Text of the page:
Access a range of climate-related reports issued by government agencies and scientific organizations. Browse the reports listed below, or filter by scope, content, or focus in the boxes above. To expand your results, click the Clear Filters link.
In 1950, fewer than one-third of the world's people lived in cities. Today more than half do. By 2050, urban areas will be home to some two-thirds of Earth's human population. This scale and pace of urbanization has never been seen in human history.
The report provides a foundation for new scientific collaborations on how cities function, how they grow, and how they can be managed sustainably for decades to come.
From Mayor Mitchell J. Landrieu's Introduction: As we marked the 10th anniversary of Hurricane Katrina in 2015, we launched the world’s first comprehensive city resilience strategy, Resilient New Orleans, combining local expertise with global best practices to confront our most urgent threats, adapt our city to our changing natural environment, invest in equity, create flexible and reliable systems, and prepare for future shocks.
It is not enough to plan for how we will adapt to climate change. We must end our contribution to it. As the world committed to action in Paris in 2015, so too did we. I signed the Global Covenant of Mayors on Climate & Energy, adding New Orleans to the team of more than 7,400 cities in 119 countries worldwide committed to taking climate action.
Forest and grassland ecosystems provide a wide range of services, including wood products, recreation, wildlife habitat, and protection of water quality. These ecosystems are also extremely valuable for their ability to store carbon, with U.S. forests absorbing more than 600 million metric tons of carbon each year. This report describes the role of forests and grasslands in the carbon cycle and outlines considerations for managing for carbon as one of many environmental benefits provided by natural ecosystems. Land management activities can influence the ability of ecosystems to absorb and sequester carbon, as well as provide other ecosystem services, and this report explores considerations for land managers interested in increasing carbon benefits on the lands that they manage.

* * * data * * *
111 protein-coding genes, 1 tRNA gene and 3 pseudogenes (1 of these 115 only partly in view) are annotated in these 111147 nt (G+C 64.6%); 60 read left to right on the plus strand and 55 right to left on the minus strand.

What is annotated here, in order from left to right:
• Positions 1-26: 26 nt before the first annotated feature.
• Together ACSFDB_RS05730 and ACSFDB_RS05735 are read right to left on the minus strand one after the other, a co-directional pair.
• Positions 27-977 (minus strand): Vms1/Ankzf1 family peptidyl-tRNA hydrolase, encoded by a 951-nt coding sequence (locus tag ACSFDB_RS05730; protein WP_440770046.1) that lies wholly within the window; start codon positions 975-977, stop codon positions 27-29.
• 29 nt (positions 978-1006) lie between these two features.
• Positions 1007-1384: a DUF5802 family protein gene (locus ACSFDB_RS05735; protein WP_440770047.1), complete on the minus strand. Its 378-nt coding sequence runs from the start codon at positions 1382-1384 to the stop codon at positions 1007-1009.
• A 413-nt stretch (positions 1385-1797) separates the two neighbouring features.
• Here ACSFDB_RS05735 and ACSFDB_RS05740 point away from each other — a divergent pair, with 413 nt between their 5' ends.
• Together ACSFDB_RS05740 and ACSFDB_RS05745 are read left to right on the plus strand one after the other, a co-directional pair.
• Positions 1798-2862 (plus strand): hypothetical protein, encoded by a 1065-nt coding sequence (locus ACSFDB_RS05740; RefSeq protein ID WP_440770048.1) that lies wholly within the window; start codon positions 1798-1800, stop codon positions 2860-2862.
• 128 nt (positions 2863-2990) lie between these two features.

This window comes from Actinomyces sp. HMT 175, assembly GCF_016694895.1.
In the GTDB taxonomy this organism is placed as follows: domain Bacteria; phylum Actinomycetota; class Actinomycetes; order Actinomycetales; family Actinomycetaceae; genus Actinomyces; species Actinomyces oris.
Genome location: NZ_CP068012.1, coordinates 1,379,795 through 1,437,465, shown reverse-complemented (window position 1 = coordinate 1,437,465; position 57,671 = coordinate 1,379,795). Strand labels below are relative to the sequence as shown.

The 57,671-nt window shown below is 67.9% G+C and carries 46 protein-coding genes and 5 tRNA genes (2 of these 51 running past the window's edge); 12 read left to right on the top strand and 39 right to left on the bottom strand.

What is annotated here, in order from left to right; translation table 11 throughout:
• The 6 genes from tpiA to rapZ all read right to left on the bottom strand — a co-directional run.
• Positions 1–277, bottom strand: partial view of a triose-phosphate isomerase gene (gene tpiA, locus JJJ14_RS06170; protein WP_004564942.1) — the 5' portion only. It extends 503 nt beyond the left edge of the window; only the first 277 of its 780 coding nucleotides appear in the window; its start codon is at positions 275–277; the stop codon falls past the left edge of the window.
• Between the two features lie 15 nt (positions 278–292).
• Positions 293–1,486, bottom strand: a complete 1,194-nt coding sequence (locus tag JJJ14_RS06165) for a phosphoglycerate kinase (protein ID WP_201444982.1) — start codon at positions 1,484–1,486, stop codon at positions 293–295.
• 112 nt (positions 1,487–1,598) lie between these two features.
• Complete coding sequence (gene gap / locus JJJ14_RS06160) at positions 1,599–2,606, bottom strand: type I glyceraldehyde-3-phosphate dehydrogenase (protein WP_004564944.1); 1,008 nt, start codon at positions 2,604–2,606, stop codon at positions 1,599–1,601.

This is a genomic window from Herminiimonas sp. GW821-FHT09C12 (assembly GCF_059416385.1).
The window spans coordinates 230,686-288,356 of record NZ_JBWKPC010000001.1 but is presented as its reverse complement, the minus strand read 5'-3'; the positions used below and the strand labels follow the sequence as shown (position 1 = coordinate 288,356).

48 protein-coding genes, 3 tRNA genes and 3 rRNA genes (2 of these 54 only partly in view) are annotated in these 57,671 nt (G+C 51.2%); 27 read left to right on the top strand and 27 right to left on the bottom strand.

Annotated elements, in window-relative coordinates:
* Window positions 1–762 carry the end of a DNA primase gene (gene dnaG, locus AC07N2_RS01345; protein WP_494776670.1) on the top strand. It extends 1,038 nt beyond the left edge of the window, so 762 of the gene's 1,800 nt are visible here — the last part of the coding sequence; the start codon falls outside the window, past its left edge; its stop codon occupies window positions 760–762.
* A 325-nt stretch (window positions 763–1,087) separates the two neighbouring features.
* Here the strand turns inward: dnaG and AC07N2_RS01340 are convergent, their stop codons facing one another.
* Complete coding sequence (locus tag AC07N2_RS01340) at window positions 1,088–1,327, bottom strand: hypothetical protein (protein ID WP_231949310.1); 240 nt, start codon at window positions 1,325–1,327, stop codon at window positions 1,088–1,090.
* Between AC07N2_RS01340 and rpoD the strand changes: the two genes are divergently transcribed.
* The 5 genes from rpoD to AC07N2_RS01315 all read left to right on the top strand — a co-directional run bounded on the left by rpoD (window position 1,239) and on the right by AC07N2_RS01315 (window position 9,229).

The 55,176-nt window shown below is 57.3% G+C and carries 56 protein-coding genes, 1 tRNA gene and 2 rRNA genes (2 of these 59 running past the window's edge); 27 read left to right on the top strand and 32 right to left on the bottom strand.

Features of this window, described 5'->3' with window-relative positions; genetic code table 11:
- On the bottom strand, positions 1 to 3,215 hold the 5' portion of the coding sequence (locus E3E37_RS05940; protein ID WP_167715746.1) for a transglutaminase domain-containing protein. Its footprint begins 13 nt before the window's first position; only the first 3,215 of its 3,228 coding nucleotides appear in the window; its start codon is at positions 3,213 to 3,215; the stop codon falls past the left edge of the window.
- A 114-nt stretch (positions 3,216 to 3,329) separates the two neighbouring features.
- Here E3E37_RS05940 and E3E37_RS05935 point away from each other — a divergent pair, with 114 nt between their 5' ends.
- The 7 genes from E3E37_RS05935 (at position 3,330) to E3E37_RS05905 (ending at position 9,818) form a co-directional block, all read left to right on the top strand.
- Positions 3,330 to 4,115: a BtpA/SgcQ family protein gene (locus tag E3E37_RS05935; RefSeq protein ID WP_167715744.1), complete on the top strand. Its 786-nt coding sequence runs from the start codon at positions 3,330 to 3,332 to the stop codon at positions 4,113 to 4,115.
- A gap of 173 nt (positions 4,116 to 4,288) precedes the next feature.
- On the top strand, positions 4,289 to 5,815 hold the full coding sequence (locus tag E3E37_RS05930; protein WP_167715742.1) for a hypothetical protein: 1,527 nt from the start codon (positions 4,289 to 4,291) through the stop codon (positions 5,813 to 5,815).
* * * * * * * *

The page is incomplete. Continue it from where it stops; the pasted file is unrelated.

This guidebook results from the culmination of a year of dialogue among diverse stakeholders in southeastern Connecticut who defined challenges and solutions from extreme weather, climate change, and shifting social and economic conditions. Participants included representatives from nine municipalities, public and private utilities, public health departments, chambers of commerce, major employers, conservation organizations, academic institutions, community non-profits, and state agencies, among others. The dialogue captured six themed planning sectors (water, food, ecosystem services, transportation, energy, and regional economy) in a process that used surface and integrated solutions to address singular and multiple challenges across planning sectors. The guidebook provides a quick reference resource to help shape and inform actions that will advance a regional resilience framework for southeastern Connecticut; an accompanying Summary of Findings captures the project's final outcomes and conclusions, as well as providing a comprehensive account of the objectives, process, and details.